Monday, June 25, 2018

Ask Linda #1764-DZ in GUR is closer to hole

Hi Linda,
I drove the T-shot for a par 4 hole and my ball went to the Point of A, which is in the big GUR.
There were 3 Dropping Zones in that GUR as in attached drawing. Then, I couldn't drop my ball in DZ 1 or DZ 2 as it would be nearer to the hole. (Is this correct?)
I didn't want to drop at DZ 3 as it would be further than my place of A and I couldn't get on in two. Therefore, I have asked to my partners whether I can drop at Point B, which was in the rough of right side of Fairway and not nearer to the hole.  If I can drop at Point B, I can get on in two and can get par easily.
Then, my partners did not allow me to drop at Point B as there were DZs and told me I should drop at DZ 3. 
Therefore, could you please answer with the related rules and what should be the correct decision, please?
Thanks in advanced for you kind help and answer.
Lou from Yangon, Myanmar

Dear Lou,

When the course has provided Dropping Zones (DZ) for ground under repair, you may use them, regardless of whether they lie closer to the hole. The Local Rule that authorizes the DZs should state whether they are mandatory or optional, and may direct you to use the nearest DZ. Your diagram would seem to indicate the nearest DZ to be DZ 1. If the Local Rule does not specify which DZ to use, you may use any of them.

If the DZs are optional, the player may drop in a DZ, play the ball as it lies, or take the relief from ground under repair provided in Rule 25-1b. If you choose to take relief under Rule 25-1b, you must drop within one club-length of the nearest point of relief, not closer to the hole. Point B in your diagram does not meet that requirement; you may not drop at Point B.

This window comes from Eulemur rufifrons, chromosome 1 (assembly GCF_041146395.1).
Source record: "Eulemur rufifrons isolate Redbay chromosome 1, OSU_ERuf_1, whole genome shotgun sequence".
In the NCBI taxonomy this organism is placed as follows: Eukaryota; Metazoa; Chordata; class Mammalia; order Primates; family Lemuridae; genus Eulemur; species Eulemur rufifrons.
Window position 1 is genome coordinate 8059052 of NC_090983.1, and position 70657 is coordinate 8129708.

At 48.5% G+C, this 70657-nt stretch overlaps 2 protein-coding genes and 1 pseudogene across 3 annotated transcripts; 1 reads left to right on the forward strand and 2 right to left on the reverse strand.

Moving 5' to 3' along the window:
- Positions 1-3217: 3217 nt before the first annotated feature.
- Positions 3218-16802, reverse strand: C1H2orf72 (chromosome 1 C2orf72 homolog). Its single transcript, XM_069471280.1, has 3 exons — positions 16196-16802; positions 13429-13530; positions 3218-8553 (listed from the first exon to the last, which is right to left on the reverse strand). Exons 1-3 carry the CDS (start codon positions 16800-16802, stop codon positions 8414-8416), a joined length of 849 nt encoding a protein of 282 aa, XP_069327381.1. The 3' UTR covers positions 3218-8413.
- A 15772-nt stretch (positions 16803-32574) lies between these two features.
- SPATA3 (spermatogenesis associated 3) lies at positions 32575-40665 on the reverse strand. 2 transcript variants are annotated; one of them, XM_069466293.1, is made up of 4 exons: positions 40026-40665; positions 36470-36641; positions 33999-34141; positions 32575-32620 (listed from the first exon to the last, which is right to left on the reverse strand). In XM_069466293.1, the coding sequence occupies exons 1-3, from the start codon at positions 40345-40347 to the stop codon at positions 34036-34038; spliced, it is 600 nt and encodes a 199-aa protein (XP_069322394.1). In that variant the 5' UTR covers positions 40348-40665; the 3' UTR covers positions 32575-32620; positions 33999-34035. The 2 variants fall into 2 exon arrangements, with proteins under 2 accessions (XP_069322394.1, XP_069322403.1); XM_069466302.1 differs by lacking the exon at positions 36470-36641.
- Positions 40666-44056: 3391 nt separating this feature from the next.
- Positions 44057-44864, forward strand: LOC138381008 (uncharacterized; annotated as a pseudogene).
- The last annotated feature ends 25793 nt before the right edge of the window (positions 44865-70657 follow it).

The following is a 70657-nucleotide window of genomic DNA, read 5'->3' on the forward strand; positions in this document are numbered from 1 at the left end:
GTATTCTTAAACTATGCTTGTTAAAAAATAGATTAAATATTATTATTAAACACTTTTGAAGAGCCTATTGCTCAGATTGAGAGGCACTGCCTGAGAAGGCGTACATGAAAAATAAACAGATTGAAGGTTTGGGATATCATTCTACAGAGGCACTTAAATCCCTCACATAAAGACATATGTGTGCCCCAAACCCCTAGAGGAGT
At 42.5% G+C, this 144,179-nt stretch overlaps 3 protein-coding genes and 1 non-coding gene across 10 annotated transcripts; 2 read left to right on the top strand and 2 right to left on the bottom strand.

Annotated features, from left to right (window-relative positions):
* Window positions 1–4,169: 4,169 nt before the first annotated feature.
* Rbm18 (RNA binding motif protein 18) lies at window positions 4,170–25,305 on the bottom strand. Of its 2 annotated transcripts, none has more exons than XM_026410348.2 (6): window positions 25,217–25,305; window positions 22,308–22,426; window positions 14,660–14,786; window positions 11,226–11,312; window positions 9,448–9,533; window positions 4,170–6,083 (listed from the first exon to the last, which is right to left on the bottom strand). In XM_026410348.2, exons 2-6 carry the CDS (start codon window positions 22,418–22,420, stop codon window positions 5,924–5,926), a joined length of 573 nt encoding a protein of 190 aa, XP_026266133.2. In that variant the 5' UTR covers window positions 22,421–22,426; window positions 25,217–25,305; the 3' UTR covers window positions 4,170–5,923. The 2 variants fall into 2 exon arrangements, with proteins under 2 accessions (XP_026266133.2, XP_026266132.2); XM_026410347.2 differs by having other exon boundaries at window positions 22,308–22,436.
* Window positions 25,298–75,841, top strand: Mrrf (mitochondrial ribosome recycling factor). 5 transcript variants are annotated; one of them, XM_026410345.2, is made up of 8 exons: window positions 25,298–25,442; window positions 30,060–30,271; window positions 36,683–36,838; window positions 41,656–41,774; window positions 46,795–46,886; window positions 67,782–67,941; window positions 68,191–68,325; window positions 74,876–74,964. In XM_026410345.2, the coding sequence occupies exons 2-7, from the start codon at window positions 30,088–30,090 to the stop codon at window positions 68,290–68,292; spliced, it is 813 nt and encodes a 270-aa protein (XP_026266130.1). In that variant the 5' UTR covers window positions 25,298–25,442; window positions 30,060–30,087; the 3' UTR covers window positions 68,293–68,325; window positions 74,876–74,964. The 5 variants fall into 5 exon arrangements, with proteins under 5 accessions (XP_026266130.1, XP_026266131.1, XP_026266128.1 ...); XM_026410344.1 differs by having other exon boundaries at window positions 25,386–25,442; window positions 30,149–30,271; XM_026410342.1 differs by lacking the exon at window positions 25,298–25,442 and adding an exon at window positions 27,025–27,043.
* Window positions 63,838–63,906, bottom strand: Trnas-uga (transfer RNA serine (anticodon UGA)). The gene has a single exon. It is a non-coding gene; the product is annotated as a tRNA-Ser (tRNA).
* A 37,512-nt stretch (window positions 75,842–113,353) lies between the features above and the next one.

Copyright © 2018 Linda Miller. All rights reserved.

Friday, June 22, 2018

Ask Linda #1763-Breach of same Rule multiple times

Ciao Linda,
I am reading the Decisions book to find out the solution to something I saw on the course.
Scenario: The players are on the green. Player A replaced the ball after lifting, he removed the marker and then started aligning the ball to the hole by touching and rotating the ball, moving a step backward to check the alignment, then touching the ball again, etc. He did this two or three times before putting.
Decision 1-4/12 should help me to understand, but it doesn't. Should those 2 or 3 touches be considered a single action (connected actions, #3) or individual actions (#6)?
He has to be charged for a 1-stroke penalty or more?

As usual, thanks for your reply.

Best regards from the Czech Republic.

Dear Lou,

A single penalty is applied when the player breaches the same Rule more than once prior to his stroke. The situation you describe is similar to the first example under #3 of Decision 1-4/12. In that example, the player takes several practice swings in a bunker, touching the ground each time. The player is penalized only once.

In your situation, the player rotated his unmarked ball several times prior to putting the ball. The penalty for deliberately touching or moving your ball in play is one stroke [Rule 18-2]. Even though the player rotated the ball several times, he is only assessed one penalty stroke for the infraction.